The use of computers has resulted in immensely beneficial changes for structural engineers, both at the operational level of designing and at the conceptual level of making us think more carefully about the processes that we use and how they should be used. However, there is much disquiet about the risks involved in computer use.

A main strategy for guarding against such risk is to use what is called the “reflective approach”. This implies that one adopts a degree of scepticism about all received and generated information; one is open to ideas; one poses and seeks answers to questions; one makes personal assessments and reassessments and seeks advice from others, especially from experts; second or more opinions are sought if appropriate; when faults are found or improvements can be made, action is taken; an appropriate amount of resource is allocated to seek to ensure reliable outcomes.

Use of reflective thinking is fundamental to good engineering practice. Computer use does not diminish the need for it.

Publish Date - 1 March 2016

Author – I. A. MacLeod (University of Strathclyde)

Price – £9

The Structural Engineer

The choice of structural engineering software today is very wide. However, a lack of comparison data makes it difficult for engineers to make a well-informed decision about which software tools would be the best fit for their practice or for a particular project.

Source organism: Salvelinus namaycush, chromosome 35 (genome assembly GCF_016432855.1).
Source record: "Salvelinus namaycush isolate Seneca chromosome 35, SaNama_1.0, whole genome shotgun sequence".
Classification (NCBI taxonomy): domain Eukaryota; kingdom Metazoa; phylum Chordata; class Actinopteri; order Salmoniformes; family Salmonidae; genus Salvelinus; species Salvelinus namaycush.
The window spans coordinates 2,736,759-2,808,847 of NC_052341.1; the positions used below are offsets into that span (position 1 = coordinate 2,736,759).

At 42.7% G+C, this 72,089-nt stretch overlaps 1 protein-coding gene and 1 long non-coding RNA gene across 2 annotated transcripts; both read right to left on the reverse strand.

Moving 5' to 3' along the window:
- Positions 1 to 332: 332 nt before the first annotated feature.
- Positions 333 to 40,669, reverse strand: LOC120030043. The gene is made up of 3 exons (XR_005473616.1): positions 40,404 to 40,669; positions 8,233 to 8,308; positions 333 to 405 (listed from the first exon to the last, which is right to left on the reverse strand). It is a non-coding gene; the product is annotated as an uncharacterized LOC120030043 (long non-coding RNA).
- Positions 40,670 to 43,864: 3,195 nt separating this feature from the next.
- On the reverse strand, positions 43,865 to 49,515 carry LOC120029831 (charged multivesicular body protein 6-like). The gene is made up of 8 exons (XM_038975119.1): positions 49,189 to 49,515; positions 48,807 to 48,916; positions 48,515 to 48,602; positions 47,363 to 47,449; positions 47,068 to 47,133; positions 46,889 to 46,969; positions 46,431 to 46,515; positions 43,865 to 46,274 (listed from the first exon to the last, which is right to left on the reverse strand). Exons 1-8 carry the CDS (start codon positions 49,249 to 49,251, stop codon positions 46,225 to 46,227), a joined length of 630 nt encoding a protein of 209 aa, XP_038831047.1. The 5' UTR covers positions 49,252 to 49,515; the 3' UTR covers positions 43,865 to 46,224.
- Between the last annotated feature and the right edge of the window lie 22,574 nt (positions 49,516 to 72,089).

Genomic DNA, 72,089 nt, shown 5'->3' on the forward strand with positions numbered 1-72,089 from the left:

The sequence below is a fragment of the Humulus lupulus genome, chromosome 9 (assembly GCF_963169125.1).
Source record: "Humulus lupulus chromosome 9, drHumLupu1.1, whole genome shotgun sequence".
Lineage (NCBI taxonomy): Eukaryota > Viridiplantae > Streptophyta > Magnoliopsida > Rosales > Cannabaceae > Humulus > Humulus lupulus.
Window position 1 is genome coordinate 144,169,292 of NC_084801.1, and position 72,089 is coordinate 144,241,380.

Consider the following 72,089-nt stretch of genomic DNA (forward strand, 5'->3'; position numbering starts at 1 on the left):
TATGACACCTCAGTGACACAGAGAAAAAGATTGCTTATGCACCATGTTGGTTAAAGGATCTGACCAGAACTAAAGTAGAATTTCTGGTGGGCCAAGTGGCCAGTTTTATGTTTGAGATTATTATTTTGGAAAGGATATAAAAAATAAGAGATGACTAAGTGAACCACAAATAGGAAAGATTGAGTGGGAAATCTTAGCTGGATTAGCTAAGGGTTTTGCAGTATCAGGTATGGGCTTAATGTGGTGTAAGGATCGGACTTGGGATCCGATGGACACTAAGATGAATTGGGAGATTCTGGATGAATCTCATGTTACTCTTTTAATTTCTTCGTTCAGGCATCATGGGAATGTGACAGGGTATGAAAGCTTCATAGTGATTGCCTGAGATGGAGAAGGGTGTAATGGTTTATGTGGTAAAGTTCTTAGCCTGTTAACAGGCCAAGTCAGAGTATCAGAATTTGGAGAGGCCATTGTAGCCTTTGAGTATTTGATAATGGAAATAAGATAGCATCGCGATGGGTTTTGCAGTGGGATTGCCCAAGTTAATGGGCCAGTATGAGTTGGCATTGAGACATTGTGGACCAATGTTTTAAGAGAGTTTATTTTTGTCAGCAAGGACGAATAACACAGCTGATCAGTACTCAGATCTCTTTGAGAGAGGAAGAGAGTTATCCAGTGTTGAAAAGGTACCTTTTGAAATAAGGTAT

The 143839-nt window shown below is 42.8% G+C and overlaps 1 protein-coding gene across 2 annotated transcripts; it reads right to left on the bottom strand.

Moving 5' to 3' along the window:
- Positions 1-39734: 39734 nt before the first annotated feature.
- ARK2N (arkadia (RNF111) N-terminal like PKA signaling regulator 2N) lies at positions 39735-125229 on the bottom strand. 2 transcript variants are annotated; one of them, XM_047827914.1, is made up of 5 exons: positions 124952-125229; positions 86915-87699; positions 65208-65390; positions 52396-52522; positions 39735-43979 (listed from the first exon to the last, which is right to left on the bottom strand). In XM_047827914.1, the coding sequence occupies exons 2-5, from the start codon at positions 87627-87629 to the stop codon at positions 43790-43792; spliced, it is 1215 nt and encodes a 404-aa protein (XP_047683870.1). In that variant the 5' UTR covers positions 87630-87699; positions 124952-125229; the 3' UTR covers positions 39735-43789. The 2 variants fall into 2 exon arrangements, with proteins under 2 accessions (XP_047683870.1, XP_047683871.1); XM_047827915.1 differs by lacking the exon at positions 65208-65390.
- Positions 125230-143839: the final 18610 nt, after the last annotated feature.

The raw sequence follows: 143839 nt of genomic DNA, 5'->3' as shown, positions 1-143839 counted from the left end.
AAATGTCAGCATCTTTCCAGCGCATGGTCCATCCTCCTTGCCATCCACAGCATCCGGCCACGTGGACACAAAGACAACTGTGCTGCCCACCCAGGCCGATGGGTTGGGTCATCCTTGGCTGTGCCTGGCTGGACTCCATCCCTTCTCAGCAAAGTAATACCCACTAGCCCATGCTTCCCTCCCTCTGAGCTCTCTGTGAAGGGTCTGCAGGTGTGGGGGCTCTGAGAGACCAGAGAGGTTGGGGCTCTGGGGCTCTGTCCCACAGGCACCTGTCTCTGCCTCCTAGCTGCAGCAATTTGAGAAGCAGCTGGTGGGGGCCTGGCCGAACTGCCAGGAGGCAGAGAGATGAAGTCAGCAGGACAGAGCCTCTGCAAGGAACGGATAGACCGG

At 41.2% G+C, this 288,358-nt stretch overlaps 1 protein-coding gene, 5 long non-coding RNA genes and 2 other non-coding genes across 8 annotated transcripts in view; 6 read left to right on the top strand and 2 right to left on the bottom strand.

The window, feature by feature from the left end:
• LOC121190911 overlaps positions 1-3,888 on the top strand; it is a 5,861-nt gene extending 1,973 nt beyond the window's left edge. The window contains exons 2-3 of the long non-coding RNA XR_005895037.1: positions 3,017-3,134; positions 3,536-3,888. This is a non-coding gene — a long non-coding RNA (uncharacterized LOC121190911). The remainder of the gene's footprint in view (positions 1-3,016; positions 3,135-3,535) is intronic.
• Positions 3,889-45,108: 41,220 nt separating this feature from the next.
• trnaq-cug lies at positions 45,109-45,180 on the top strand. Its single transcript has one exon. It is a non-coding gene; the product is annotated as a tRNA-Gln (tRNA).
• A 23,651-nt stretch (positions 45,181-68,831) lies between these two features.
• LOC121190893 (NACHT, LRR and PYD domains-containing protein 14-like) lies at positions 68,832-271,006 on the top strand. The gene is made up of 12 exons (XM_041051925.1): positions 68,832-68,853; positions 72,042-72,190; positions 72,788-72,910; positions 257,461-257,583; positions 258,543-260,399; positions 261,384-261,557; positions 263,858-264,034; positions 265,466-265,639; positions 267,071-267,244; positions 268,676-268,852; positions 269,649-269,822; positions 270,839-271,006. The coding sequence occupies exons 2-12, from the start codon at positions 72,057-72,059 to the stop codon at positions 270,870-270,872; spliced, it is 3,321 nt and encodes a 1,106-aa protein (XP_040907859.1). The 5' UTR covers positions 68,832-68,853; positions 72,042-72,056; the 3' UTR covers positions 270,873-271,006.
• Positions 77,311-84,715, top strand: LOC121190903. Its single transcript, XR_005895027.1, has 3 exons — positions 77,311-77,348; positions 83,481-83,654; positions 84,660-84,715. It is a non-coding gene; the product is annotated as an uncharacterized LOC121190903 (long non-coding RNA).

This article considers some of the factors affecting choice of software, such as technical criteria, usability and interoperability, and describes a selection tool developed by BuroHappold Engineering to enable the firm’s project teams to make an appropriate choice of software when embarking on a new project.

Publish Date - 1 March 2016

Author – R. Bartek (BuroHappold)

Price – £9

The Structural Engineer

When considering lean design and construction in the building industry, we often draw inspiration from the manufacturing industry. But despite many positive moves in recent years, the construction industry – and building design in particular – is one which often requires bespoke, client- and site-specific solutions and not commodity production.

Nevertheless, by dissecting and interrogating the whole process of creating building structures, we can still draw efficiency and marginal gains at each step of the way.

As design engineers, our focus is often on day-to-day problem-solving in relation to a particular project or engineering challenge. Perhaps less frequently do we consider the same application of engineering to the design process itself.